This category covers establishments primarily engaged in manufacturing household, industrial, and street sweeping brooms; and brushes, such as paintbrushes, toothbrushes, toilet brushes, and household and industrial brushes.
339994 (Broom, Brush and Mop Manufacturing)
U.S. manufacturers generated approximately $2.18 billion in broom and brush shipments in 2001, down
slightly from $2.19 billion in 2000 and $2.27 billion in 1999. The industry employed some 15,000 people in 2001, nearly 12,000 of whom were engaged in production labor.
Manufacturers range from small, family-owned businesses to large corporations for whom broom or brush manufacture is one of many interests. The 1980s and early 1990s were characterized by a series of acquisitions of smaller firms by larger corporations. Empire Brush Company of Greenville, North Carolina, acquired six companies in that period and reported a 100 percent increase in sales. Two of the largest makers of "stick goods," O-Cedar and Vining Industries, merged in 1993. This proved to be a profitable merger as the Ohio-based company boosted its home state as the leading brush and broom producer in the United States by 1997.
The vast majority of companies are privately owned. The industry is most heavily concentrated in the Midwest, with Ohio, Illinois, and Wisconsin responsible for more than 30 percent of shipments.
Until the mid-twentieth century, brushes were made of natural materials such as hog bristles, horsehairs, and Tampico fibers. Brooms were made of birch and willow twigs until replaced in the early 1800s by broomcorn straw (actually a type of sorghum). In 1906, the entire brush industry generated $19 million in sales. The innovative sales techniques of the Fuller Brush Company helped revitalize the industry, so when founder Alfred Fuller turned operations over to his son Howard in 1946, Fuller Brush alone earned $41 million. Fuller Brush, a division of the Sara Lee Corporation, saw its importance as an industry leader diminish from 1968 through 1989.
The replacement of original materials with longerlasting synthetic fibers and metal alloys caused a major change in the industry. This, combined with advances in mass production techniques following World War II, decreased production costs and allowed for greater profit margins. Broom making also was affected by mass production. Plastic brooms became more common, although more than 50 percent of all brooms are still made of broomcorn.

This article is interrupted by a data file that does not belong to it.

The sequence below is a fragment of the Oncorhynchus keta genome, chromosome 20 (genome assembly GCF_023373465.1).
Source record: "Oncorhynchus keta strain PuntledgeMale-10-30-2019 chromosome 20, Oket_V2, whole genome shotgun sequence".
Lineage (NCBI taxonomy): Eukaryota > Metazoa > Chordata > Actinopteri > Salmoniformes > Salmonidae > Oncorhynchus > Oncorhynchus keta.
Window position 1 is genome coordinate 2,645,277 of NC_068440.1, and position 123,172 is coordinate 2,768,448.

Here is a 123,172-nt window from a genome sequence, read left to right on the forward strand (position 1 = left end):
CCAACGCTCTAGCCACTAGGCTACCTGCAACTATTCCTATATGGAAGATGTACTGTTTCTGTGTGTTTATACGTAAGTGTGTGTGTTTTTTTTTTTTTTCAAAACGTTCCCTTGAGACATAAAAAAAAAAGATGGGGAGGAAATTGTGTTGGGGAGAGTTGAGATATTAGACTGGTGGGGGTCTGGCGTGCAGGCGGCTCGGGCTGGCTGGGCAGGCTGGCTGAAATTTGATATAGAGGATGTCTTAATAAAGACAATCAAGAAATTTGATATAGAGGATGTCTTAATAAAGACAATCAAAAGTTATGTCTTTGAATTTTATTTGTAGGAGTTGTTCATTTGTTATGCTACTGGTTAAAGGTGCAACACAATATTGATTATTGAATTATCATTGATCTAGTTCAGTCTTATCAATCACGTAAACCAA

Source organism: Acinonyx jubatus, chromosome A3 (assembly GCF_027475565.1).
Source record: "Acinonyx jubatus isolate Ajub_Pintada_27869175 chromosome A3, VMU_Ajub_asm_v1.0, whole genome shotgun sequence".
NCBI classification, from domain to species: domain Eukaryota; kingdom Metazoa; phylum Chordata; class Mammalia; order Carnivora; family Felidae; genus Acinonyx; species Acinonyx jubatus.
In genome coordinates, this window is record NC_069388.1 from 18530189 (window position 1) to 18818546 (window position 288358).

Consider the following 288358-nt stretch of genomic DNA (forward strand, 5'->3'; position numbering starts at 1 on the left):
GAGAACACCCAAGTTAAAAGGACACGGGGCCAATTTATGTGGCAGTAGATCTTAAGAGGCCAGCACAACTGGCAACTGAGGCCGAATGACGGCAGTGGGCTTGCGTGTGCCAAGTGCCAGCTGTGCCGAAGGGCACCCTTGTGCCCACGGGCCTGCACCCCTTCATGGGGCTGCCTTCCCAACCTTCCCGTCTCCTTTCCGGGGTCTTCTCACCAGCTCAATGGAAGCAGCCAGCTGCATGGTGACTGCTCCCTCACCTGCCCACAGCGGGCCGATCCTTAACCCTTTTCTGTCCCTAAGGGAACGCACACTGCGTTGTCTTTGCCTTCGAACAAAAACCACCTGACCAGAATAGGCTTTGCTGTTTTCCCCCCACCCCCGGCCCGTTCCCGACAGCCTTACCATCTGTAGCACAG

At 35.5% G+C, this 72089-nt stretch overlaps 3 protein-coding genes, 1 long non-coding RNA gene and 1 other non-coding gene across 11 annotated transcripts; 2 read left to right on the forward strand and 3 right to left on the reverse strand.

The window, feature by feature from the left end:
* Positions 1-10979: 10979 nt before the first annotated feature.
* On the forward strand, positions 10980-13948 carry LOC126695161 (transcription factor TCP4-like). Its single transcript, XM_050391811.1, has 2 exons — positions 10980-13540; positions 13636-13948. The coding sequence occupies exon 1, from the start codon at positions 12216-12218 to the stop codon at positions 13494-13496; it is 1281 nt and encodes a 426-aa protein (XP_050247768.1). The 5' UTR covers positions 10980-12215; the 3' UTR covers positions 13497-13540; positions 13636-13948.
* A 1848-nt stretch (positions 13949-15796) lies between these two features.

Industry growth in the 1980s continued slightly but steadily. Profit margins in the early 1990s were above average compared to other manufacturing industries, largely due to increased sales caused by new designs. In the 2000s, the American Brush Manufacturers Association (ABMA) was involved in creating labeling standards so consumers could better compare product quality.
Broom manufacturers in particular became concerned with the potential threat caused by the North American Free Trade Agreement (NAFTA). Before NAFTA, the American industry was protected by a 32 percent tariff on imports, due to phase out over an 11-year period. Mexico, already the largest supplier of brooms, was expected to benefit from the elimination of tariffs. The fears were unrealized, however, as the U.S. brush and broom industry saw a 65 percent increase in sales between 1995 and 1997. As of the following year, sales declined annually into the 2000s.
In 2001, the overall industry leaders were E-Z Paintr Corp. of St. Francis, Wisconsin; Helmac Products Corp. of Alpharetta, Georgia; and Emsco of Girard, Pennsylvania. In the toothbrush segment, Oral B had 27.8 percent of the market in 2002, followed by Colgate Oral with 21.8 percent, Johnson & Johnson with 13.1 percent, and Proctor & Gamble with 9 percent. Gillette had 26.5 percent of the electric toothbrush market in 2002, followed by Proctor & Gamble with 18.3 percent and Philips with 15.6 percent.
Leading industry publications include Brushware , published by 12/Twelve Media and Broom, Brush and Mop , published by Rankin Publishing. The ABMA, based out of Philadelphia, Pennsylvania, is a membership trade organization representing broom, brush, and mop manufacturers. According to ABMA, most industry statistics, including the data collected by the association, are closely guarded.
"ABMA/ASTM Develop New Broom and Mop Truth-in-Packaging Standards," Philadelphia: American Brush Manufacturers Association, 1 November 2002. Available from http://www.abma.org/whatsnew.htm .
"About the Industry," Philadelphia: American Brush Manufacturers Association, 7 March 2004. Available from http://www.abma.org/industry .
Baker, Deborah J., ed. Ward's Business Directory of US Private and Public Companies. Detroit, MI: Thomson Gale, 2003.
Laird, Joyce, "Reflow Technology Ready for Lead-Free Challenge." Electronic Packaging & Production , November 2001.
Lazich, Robert S., ed. Market Share Reporter. Detroit, MI: Thomson Gale, 2004.
U.S. Census Bureau. Statistics of U.S. Businesses: 2001. 1 March 2004. Available from http://www.census.gov/epcd/susb/2001/us/US332311.htm .
U.S. Department of Commerce. Annual Survey of Manufactures. Washington: GPO, 2002.
U.S. Department of Labor, Bureau of Labor Statistics. Economic and Employment Projections. 11 February 2004. Available from http://www.bls.gov/news.release/ecopro.toc.htm .